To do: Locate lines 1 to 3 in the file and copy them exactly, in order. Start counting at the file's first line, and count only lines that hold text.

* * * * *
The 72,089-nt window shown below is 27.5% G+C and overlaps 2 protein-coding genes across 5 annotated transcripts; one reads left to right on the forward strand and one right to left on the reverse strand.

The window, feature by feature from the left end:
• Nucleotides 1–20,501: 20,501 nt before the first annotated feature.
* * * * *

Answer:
The 72,089-nt window shown below is 27.5% G+C and overlaps 2 protein-coding genes across 5 annotated transcripts; one reads left to right on the forward strand and one right to left on the reverse strand.

The window, feature by feature from the left end:
• Nucleotides 1–20,501: 20,501 nt before the first annotated feature.